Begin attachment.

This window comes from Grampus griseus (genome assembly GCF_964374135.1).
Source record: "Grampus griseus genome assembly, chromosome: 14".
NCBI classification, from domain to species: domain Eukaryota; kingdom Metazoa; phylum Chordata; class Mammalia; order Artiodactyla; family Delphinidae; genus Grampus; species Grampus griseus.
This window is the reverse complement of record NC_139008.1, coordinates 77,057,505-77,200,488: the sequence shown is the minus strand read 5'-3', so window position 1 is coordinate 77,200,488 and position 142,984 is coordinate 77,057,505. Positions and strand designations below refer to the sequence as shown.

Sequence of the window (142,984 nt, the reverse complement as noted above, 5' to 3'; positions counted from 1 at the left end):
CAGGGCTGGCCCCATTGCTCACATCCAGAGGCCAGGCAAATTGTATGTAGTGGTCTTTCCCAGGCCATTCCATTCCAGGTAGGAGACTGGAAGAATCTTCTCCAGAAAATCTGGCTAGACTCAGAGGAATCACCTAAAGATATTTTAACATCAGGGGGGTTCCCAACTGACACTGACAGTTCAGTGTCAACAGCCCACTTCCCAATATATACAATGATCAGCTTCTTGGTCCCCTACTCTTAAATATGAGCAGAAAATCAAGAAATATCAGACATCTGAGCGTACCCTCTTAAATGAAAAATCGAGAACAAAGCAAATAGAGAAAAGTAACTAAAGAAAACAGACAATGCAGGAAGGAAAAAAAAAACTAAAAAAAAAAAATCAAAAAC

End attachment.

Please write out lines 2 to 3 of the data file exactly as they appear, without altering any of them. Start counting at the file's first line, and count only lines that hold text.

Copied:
Source record: "Grampus griseus genome assembly, chromosome: 14".
NCBI classification, from domain to species: domain Eukaryota; kingdom Metazoa; phylum Chordata; class Mammalia; order Artiodactyla; family Delphinidae; genus Grampus; species Grampus griseus.